Chapter Nine

I’ve been trying to concentrate on writing this week. My plan was to have a complete draft of all the chapters to take with me to Seattle, and that’s only about two weeks away and Chapter Nine needed some serious work. So I packed up the laptop, some books and the road bike, and headed to a country hotel. The weather has been rotten, so I’ve not done nearly as much cycling as planned, but it’s been good for the writing.

Some of this was simply making decisions and working with them. I have so much material and I could go in several different directions. Sometimes it’s simply a case of choosing one and making it work. I save every file with a different name every day, and anything I cut out goes into a discards file so no choice is ever irreversible but this has really helped me move on.

The final section of the chapter now begins with Theodor Reinking’s proposal of a hierarchical model of power with majesty held by the Holy Roman Empire and delegated ius territorii to the rulers within it. That proposal, in the 1619 Tractatus de regimine saeculari et ecclesiastico is near simultaneous with the beginning of the Thirty Years War. I then have a brief discussion of the revisionist narratives about Westphalia – mainly through Teschke but some reference to Krasner, Beaulac and Osiander. My conclusion is that while these approaches are valuable, they risk missing what was interesting about Westphalia. It was not nearly as central as the traditional accounts suggest; but it was not as unimportant as the revisionists would have us believe.

I’ve then used the discussion of von Chemnitz to set up a discussion of the treaties themselves, with emphasis on the words used in the different languages of the negotiators—Latin, French and German all matter. It’s interesting what you can discover: for instance the phrase most commonly associated with the 1555 Diet of Augsburg—cuius regio, eius religio, to whom the region the religion—does not actually appear in the text of the compact, but rather dates from debates about it some thirty years earlier. I was alerted to this by Wilson, Europe’s Tragedy, which is a terrific comprehensive study of the Thirty Years War. I can’t resist quoting Pope Innocent X’s view of the Westphalia treaties: “null and void, invalid, iniquitous, unjust, damnable, condemned, rejected, reprobate, inane, without force or effect, and no one is to observe them, even when they be ratified by oath”. I then move to a discussion of Pufendorf and Leibniz who are, in part, trying to make sense of where this left the Empire and the polities within it. This joins the political discussion of Leibniz much neater into the overall account.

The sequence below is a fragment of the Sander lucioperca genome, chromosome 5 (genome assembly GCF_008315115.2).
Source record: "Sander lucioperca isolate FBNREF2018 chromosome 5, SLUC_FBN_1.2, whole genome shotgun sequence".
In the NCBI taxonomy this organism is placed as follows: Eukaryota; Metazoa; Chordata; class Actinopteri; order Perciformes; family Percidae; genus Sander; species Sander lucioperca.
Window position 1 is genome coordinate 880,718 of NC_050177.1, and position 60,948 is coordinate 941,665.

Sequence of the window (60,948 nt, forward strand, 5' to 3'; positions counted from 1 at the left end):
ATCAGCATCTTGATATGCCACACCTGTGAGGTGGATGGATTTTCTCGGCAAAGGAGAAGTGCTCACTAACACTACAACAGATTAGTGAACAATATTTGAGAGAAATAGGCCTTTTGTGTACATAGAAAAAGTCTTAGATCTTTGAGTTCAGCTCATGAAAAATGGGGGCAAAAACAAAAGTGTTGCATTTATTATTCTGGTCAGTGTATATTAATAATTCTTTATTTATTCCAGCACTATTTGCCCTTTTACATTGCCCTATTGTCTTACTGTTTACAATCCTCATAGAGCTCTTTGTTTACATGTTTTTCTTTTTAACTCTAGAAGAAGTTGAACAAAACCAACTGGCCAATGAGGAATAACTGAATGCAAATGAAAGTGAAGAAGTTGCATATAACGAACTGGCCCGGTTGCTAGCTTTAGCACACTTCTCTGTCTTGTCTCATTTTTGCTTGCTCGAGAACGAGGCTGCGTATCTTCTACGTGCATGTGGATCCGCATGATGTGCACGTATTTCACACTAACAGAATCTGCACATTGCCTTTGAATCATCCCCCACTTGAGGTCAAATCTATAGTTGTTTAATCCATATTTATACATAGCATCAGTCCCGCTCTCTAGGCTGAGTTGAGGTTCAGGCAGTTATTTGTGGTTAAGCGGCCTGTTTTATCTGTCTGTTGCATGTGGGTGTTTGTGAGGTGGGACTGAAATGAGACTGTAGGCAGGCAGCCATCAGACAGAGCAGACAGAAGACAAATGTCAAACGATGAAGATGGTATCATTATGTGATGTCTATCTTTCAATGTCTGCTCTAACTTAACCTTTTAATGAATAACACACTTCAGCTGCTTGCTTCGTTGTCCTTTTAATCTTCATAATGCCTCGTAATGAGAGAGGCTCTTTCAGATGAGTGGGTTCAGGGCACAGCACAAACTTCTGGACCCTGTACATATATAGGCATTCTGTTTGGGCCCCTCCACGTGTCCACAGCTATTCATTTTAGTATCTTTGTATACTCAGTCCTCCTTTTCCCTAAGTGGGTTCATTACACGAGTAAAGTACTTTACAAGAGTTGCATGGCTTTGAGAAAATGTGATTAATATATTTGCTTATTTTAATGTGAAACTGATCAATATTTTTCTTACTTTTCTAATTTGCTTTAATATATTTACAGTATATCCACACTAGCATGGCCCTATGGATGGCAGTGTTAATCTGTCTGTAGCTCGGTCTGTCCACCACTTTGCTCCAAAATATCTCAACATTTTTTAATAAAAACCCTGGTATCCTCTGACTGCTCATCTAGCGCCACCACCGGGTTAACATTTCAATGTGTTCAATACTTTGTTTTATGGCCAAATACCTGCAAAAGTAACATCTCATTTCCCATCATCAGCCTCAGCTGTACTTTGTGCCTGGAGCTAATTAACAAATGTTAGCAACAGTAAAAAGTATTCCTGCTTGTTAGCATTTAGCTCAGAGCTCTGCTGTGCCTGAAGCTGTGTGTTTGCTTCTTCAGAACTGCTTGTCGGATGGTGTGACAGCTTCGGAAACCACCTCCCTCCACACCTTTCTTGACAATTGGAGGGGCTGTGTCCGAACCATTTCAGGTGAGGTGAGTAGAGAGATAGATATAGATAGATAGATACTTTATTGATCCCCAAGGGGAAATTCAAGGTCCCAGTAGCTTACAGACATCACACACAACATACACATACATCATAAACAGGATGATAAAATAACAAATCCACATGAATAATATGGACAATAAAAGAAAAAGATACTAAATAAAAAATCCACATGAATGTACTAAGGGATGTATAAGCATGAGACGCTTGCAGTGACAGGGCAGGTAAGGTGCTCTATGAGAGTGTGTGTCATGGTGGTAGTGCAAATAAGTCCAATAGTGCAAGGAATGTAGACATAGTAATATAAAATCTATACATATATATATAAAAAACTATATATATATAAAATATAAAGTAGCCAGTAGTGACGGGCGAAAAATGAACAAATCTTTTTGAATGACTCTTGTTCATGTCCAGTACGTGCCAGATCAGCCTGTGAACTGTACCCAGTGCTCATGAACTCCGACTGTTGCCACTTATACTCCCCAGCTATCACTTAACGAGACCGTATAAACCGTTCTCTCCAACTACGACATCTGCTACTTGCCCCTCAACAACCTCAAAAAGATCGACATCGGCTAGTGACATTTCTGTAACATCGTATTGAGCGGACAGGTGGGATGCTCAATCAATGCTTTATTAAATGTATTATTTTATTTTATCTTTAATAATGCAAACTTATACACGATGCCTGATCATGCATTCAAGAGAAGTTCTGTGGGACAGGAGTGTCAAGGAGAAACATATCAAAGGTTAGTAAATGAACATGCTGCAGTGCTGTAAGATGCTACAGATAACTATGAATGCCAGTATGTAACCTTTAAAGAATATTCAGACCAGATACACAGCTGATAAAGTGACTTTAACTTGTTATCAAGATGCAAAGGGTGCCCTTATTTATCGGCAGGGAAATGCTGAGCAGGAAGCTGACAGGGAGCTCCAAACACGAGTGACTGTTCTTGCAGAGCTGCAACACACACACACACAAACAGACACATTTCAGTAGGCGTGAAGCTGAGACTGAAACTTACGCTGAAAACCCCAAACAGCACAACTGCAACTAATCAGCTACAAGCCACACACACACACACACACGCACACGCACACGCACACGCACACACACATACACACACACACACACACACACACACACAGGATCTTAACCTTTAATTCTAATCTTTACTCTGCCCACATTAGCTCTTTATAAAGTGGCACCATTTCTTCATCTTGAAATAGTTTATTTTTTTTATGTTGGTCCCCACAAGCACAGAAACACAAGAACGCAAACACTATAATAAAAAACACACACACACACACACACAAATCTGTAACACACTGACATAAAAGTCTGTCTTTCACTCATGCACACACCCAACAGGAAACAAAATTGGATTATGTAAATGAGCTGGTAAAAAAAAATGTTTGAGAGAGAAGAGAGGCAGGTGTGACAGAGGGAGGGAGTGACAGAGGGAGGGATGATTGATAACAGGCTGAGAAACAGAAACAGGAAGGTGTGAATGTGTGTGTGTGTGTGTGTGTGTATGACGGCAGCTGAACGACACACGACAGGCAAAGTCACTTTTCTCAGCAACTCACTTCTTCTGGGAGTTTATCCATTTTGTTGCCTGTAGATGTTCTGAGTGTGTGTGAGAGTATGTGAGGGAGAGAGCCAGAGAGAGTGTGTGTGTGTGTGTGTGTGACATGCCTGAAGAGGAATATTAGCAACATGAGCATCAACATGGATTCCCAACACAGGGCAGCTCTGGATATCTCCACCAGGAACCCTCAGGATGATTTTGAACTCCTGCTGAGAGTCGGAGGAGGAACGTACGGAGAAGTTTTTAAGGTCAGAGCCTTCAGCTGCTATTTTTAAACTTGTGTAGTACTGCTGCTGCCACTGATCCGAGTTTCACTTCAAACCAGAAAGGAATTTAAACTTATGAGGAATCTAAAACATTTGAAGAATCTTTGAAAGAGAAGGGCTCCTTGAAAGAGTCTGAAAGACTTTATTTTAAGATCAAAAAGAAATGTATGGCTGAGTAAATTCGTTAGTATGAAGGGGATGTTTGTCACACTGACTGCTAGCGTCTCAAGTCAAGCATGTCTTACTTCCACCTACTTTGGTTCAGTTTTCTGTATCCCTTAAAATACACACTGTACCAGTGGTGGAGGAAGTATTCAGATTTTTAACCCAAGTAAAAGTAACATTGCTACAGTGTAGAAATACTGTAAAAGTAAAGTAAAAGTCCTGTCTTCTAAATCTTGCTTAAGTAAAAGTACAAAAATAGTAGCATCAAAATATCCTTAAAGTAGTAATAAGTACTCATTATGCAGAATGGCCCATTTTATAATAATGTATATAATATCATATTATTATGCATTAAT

I’ve shunted all the stuff on the impact of these treaties into the conclusion, which is partly deferral, but also gives me a good sense of how that might be structured.

I also finally worked out what I was doing with Nicholas of Cusa in terms of his position in the book, which is as a coda to the section entitled ‘Rex Imperator in Regno Suo’ in Chapter Seven. In retrospect it seems obvious, but it has taken me ages to work out what to do with him and how to make the link work. I first read him and took notes about eighteen months ago.

Now if I could just work out what I want to say about Vitoria, Grotius and Selden…

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This entry was posted in Bogislaw Philipp von Chemnitz, Gottfried Leibniz, Nicholas of Cusa, Samuel Pufendorf, Territory, The Birth of Territory, Theodor Reinking. Bookmark the permalink.

2 Responses to Chapter Nine

  1. Pingback: Territory book update | Progressive Geographies

  2. Pingback: Chapter Nine | Progressive Geographies

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